Harbach touches on this in his own essay, saying that one of the best things about the MFA program is that because it encourages “writers… [to] write for other writers… their common ambition and mission and salvation, their profession—indeed their only hope—will be to make writers of us all.” Except, that isn’t just limited to MFA writers. The act of writing for other writers, and being a part of a larger (and, yes, I do mean larger than NYC) writing community is essential to the success of the individual writer. And, sure, by success I mean making a living, but I also mean that other valuable part of being a writer, namely, getting read. The people who get to be writers get there whether they travel the MFA or the NYC path (or both!), but they get there by writing the kind of things that other writers admire and respect and want to read. And so then they get to write more. And they build a career. And that career might involve teaching a semester or two of creative writing 101 or it might involve working a day job in a publishing house, all in order to supplement the $25,000 advance on a book whose writing took two years of work, but it’s still a career. They’re still writers. They’re writers because they write. And they have careers based on their individual talents, yes, but also because there’s a larger collective structure to work within, a community that transcends whatever paradigm gets thrown at it, as it should. As long as writers keep writing for each other, the distinctions of pedigree will continue to fade and the real talent will prevail. That still doesn’t mean there’ll be much money in it, but, hey. Nothing’s perfect.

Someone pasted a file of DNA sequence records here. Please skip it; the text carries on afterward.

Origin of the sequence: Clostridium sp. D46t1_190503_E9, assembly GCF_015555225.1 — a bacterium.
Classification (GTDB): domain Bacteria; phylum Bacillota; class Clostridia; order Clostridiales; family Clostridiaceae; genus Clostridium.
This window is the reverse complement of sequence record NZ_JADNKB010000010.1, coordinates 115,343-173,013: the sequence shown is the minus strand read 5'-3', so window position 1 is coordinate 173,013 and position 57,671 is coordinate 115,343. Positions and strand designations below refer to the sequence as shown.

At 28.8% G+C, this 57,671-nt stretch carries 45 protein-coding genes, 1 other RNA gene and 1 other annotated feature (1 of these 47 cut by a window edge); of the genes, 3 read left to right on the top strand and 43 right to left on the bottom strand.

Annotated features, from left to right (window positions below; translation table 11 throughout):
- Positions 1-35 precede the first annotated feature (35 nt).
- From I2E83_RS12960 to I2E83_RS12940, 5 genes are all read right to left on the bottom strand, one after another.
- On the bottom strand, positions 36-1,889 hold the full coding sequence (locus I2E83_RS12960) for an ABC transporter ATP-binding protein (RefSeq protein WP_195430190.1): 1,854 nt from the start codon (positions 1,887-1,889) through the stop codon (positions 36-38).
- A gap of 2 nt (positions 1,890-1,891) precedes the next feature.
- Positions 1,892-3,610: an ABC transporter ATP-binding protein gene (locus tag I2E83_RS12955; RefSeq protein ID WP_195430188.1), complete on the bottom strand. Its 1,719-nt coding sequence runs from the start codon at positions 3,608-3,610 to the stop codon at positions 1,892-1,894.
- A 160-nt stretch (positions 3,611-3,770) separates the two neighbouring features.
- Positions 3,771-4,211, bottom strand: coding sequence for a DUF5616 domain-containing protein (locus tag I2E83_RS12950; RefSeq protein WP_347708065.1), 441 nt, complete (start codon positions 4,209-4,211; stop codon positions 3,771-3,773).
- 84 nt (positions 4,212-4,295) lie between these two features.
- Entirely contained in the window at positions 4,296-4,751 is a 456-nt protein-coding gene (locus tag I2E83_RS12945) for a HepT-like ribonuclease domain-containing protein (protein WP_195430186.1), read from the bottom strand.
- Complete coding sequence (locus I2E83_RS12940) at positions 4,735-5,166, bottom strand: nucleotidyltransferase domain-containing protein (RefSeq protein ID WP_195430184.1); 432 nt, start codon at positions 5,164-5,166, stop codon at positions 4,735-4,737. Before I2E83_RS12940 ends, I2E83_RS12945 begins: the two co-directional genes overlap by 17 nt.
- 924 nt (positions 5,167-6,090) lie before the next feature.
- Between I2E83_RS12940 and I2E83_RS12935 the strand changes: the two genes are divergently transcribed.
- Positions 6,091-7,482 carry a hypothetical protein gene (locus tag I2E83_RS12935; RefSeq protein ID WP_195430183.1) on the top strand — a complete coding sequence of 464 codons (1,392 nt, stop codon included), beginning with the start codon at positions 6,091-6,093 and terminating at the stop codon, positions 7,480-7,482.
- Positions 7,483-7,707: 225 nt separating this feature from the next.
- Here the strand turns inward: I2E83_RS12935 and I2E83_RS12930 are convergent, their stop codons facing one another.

*I can just imagine the BuzzFeed quiz now: “What Kind of Writer Are You: MFA or NYC?” You’d have to answer questions like “Which Is Your Favorite Katie Holmes?” or “Who Is Your Favorite Jonathan?” And depending on your answers (Wonder Boys– and The Ice Storm-Katie put you firmly in MFA territory, whereas “walking Suri to Avenues”-Katie means you’re made for NYC, obviously; and, trick question—Safran Foer, Franzen, and Ames are all NYC, only answering “no Jonathan” marks you for an MFA), you’d find out which path would be best for you to achieve literary success, and, you know, make money doing what you love.